How many opportunities Graham will get is unclear, but there's no doubt that the first one, however short lived, was well deserved.
"I think if you just keep at it and always believe and always work hard, good things happen to those type of people," Graham said, sweating after getting some extra work in before Saturday's game. "That's all I try to do each and every day: Believe in myself and work as hard as I can."
Stomach bug hits D-backs clubhouse
SAN DIEGO -- Maybe it's a product of seven straight losses to the Padres, but something about San Diego has the D-backs sick to their stomachs.
The D-backs have been snakebitten by a nasty stomach bug since their arrival in San Diego, an illness that first emerged in Friday night's starter Tyler Skaggs, who was sick Thursday night.
First baseman Paul Goldschmidt was the next to feel its effects, forcing Arizona manager Kirk Gibson to make him a late scratch from the starting lineup Friday night, though Goldschmidt did pinch-hit in the seventh inning.
"I was up [in the clubhouse] and I was resting, and I knew the pitcher was coming up in the fifth, so I was moving around," Goldschmidt said. "I took some swings and felt fine."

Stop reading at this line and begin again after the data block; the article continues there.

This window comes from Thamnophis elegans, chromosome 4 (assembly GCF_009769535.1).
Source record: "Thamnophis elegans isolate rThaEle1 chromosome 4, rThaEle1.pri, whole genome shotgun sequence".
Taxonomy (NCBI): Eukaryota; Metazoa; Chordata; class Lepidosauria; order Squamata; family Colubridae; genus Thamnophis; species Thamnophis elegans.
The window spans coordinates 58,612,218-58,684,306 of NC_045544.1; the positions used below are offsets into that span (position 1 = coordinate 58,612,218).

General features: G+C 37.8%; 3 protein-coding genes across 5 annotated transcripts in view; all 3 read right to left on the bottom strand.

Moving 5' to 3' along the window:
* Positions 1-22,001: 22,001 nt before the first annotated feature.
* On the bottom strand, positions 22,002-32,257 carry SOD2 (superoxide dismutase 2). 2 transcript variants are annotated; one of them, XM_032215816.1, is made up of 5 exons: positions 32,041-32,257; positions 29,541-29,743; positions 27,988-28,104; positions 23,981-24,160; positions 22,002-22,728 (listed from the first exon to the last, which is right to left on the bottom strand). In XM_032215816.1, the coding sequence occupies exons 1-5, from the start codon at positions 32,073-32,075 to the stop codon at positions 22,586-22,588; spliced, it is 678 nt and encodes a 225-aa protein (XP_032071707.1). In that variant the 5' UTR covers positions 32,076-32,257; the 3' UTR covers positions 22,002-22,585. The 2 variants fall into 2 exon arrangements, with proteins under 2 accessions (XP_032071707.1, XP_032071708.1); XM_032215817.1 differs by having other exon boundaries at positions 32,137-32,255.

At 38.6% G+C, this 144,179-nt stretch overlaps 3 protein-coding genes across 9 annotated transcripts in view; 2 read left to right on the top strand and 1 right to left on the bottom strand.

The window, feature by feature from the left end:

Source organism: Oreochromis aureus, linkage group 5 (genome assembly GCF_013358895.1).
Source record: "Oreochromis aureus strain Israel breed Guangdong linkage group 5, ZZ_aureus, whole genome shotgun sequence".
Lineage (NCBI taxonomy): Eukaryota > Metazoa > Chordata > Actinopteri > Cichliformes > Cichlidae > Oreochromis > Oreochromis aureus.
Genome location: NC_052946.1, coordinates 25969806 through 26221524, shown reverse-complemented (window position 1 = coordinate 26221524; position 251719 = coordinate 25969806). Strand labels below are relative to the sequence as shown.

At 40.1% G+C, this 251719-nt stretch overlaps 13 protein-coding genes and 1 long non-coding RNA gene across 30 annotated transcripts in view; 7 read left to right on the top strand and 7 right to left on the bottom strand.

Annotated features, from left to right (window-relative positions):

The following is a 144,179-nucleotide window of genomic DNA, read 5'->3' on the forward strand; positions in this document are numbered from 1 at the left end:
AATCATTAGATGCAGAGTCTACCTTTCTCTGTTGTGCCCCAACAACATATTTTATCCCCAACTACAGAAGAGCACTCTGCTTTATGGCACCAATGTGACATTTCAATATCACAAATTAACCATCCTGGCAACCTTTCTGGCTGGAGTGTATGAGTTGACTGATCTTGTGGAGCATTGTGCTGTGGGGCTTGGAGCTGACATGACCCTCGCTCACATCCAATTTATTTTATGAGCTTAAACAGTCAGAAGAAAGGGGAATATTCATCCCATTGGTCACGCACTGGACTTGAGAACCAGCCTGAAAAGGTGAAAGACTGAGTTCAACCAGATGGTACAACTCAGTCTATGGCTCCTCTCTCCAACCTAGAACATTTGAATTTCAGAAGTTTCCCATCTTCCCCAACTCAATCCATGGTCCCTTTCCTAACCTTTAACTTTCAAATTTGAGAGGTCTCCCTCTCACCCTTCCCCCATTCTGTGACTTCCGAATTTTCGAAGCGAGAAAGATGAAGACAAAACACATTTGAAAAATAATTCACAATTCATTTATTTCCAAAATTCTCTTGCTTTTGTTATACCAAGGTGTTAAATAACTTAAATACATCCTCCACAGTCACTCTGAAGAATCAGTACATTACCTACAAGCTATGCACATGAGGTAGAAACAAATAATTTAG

Goldschmidt said he was feeling much better Saturday, and was back in the starting lineup, but the same could not be said for his Friday replacement, Ryan Wheeler, nor pitchers Brad Bergesen or David Hernandez, who had gotten the bug by pregame Saturday.
Gibson said he was considering starting Wheeler, who had two doubles and three RBIs filling in for Goldschmidt on Friday, but couldn't after he saw Wheeler walk into his office.
"I was thinking about it, but I called him in here and looked at him and he was not very colorful," Gibson said. "Same with [Goldschmidt yesterday]. They say 'I'll be OK, I can do it,' and then just watching them move around, they're really sick."
The origin of that sickness is a mystery, as initially Goldschmidt and Skaggs thought they might have had food poisoning. But the rapid spread to other members of the club seems to suggest it's just a hard-hitting stomach bug.
"We've got a bad bug going through here," Gibson said. "It strikes hard fast. It's pretty intense."